The future’s female and 50 plus

HRzone
Thinkstock
patward
Editor
Sift
Blogger
Share this content

What kind of boss is best able to cope with new, flexible working practices? The answer, according to research for BT is females over the age of 50.

The research comes as the RAC Foundation becomes the latest organisation to support Work Wise UK, the five-year Government-backed initiative which promotes the widespread adoption of smarter working practices, such as flexible working, mobile working, remote working and working from home.

The RAC Foundation is supporting the campaign as it believes any change in working patterns which reduces the need to travel, or staggers the time when travel occurs, will have an effect in reducing congestion on the country’s already over-congested roads. It predicts that smarter working could cut commuter traffic by up to 10 per cent within five years, saving the economy £1.9 billion.

BT’s research, conducted across the UK, found that as well as recognising the benefits of flexible working more readily than their male counterparts, female employers trust their colleagues the most to get on and do the job while employing smarter working practices.

As businesses and employees demand greater flexibility in order to thrive and safeguard a healthy work/life balance, the traditional, office-based nine-to-five work routine is increasingly outdated. However, despite this trend, men are 50 per cent more likely than women to be suspicious of colleagues who work flexibly.

Age also plays a major factor in the general acceptance and success of flexible working. Despite supposedly growing up and starting work in the most technologically advanced and modern of environments, managers aged 18-29 are the most suspicious management age group when it comes to flexible working (38 per cent), compared to 30-50 year olds (30 per cent) and the over 50s (25 per cent).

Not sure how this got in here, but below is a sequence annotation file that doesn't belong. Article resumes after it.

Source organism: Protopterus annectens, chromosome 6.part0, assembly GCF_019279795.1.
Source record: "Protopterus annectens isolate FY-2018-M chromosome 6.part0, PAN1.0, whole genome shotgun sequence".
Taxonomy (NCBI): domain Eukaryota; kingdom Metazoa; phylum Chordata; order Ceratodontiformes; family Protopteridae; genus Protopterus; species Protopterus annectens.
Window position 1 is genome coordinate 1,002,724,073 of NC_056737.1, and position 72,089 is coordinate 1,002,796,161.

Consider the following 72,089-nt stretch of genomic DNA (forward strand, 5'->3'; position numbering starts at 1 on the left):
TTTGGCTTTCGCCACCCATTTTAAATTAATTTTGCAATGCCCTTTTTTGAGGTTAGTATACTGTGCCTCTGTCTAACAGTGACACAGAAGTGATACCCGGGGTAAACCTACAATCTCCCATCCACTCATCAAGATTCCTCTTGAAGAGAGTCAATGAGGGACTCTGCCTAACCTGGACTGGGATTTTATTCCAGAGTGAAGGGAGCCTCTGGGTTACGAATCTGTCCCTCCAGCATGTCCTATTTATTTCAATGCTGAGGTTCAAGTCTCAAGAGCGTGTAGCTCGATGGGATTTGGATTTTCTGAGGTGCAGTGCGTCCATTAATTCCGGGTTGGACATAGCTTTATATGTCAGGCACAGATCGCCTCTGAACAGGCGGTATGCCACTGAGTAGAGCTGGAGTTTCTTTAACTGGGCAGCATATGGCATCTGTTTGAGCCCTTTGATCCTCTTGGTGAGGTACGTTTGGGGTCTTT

Trust was seen as the single most important skill for any employer, male or female, to exhibit whilst managing a remote workforce. According to employees surveyed, 38 per cent said it was the most important skill. This makes it almost twice as important as the ability to communicate effectively (21 per cent), and significantly more important than good organisation (14 per cent) and the ability to motivate (12 per cent).

Caroline Waters, director, People & Policy, BT said: “When it comes to making a success of flexible working, this survey throws the spotlight firmly on the importance of softer people management skills.

“The emphasis put on trust and strength of relationship between employers and employees points to the fact that women, and in particular women over 50, are the ideal management role model in this increasingly flexible business world.”

Replies

Please login or register to join the discussion.

There are currently no replies, be the first to post a reply.